Writer Otegha Uwagba takes a trip down Walworth Road with photographer Ollie Trenchard, meeting neighbors, drinking coffee, and discovering the resilience of her hometown.
You probably haven’t heard of Walworth, even if you live in London. When telling people that this is where I live, I tend not to refer to this area by its actual name, describing it instead as “sort-of-between-Camberwell-and-Elephant-and-Castle,” referencing the two better known areas that lie on either side of it.
Walworth is quieter than both – with the exception of a crowded high street full of takeaways and charity shops, and the occasional fruit and veg stall – as it is a largely residential area, rows of dollhouse-like Victorian terraces interspersed with sprawling council estates and brightly coloured children’s playgrounds. It isn’t as trendy as other parts of south London either – most of the bars and restaurants you’re likely to find in the usual travel guides are further south, towards Camberwell and Peckham (though there are an abundance of good food spots in Walworth, if you know where to look).
A bit of an in-between area then, though that is one of the things I like most about it – that it flies slightly under the radar, hidden away from the hordes that often descend on its rowdier neighbours for the occasional night out. Walworth feels like an area where people actually live, not just visit fleetingly.
Here I must confess to some bias, on account of having grown up nearby – this is a part of London that I have always felt connected to. Still, having recently moved back after nearly two decades away, I have the sense of being something of a newcomer, of having to reacquaint myself with old haunts, while discovering the new.
And though many shops and businesses are currently closed as a result of the pandemic, I have still, in those absences, found a community pulling together to fill in the gaps: neighbours who intercept delivery men when they know I’m out; a shop assistant who lets me return to pay for something the next day because I have forgotten my wallet at home.
It feels like everyone wants to make life a little easier for each other. Of all the things that are likely to change as a result of our global annus horribilis, it is that sentiment that makes me the most hopeful.
1. Burgess Park
Likely the Walworth landmark that draws the most visitors, Burgess Park is an enormous public park that encompasses a sizeable lake, outdoor café, children’s play area, and various sports facilities. I used to play tennis here as a kid, sporadically attending classes during the summer holidays, my mother convinced that my sisters and I would be the UK’s answer to the Williams sisters (alas). The old tennis court I used to practice on is still here, along with six newer ones, which you can rent out for a very reasonable £6 per court.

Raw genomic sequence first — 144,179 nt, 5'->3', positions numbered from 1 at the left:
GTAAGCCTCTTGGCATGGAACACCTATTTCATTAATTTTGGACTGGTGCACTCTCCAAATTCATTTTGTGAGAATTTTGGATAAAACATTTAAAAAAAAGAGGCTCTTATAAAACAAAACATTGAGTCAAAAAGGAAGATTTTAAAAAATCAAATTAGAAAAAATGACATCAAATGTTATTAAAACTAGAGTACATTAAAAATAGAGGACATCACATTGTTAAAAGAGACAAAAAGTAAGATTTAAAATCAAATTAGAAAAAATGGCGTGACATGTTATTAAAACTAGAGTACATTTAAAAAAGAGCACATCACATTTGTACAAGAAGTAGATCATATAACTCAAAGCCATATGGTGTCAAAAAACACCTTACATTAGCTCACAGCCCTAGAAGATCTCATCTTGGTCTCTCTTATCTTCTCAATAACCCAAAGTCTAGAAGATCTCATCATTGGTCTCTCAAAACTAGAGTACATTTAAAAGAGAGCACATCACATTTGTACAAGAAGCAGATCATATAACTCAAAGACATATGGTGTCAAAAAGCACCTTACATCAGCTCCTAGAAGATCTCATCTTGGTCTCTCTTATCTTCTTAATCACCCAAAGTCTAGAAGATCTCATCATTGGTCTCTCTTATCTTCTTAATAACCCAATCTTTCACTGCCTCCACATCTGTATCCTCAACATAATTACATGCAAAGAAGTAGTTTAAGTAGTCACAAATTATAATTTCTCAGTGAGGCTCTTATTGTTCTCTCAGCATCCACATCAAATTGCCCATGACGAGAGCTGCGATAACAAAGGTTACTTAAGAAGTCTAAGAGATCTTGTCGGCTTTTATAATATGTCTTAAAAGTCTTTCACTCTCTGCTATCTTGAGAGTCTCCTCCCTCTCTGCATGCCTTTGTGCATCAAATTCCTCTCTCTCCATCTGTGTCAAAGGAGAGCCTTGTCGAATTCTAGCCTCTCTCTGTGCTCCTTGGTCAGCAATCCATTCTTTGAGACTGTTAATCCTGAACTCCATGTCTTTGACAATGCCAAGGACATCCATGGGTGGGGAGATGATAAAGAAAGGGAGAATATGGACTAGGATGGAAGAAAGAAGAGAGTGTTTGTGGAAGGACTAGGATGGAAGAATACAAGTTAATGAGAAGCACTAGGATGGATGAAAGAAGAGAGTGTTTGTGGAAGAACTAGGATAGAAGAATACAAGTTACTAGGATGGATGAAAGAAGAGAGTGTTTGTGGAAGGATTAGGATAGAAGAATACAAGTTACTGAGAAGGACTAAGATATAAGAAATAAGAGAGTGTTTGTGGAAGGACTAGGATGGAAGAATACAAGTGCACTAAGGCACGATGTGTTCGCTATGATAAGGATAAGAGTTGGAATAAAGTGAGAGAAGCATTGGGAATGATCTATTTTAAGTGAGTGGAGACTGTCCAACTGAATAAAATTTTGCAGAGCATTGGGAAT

2. St. Peter’s Church
Designed by noted architect Sir John Soane (whose most famous work is the imposing Bank of England, located in the City), St. Peter’s is a handsome church located just off Walworth Road. In normal times, the café in the church’s crypt is open to the public and provides an atmospheric pitstop, but for now I’ve taken to sitting on one of the benches dotting its serene courtyard, a beautifully kept garden planted with daffodils that are just now coming into bloom. I am not the courtyard’s only fan – Reverend Mother Delorine, one of the church’s ministers, describes it to me as “God’s creation” when we sit down to talk, at one point whipping out her phone to photograph a particularly bold squirrel that she informs me is her “picture of the day.”
Having joined the parish in June 2020, when the UK was still in lockdown, I wonder how she – and the church – adapted to having to close their doors. The answer it turns out, is that they did what we all did: they went online, streaming services on Facebook. When I ask what the uptake for those online services has been like, Mother Delorine’s answer is emphatic. “Oh, phenomenal. Lots of people from all over the world are tuning in, it’s wonderful.”
Of course for many, churches are a place of solace during challenging times, and few times have been as challenging as this past year. “For me, it’s a privilege that people feel they can come to you and unburden, and that is what part of my ministry is – pastoral care for the parish, and for the community itself,” says Mother Delorine. St. Peter’s certainly hasn’t skimped on community outreach during the pandemic – in the early days of lockdown, the church worked with local restaurant Louie Louie (more on that below), obtaining a grant from the council and delivering food to the elderly.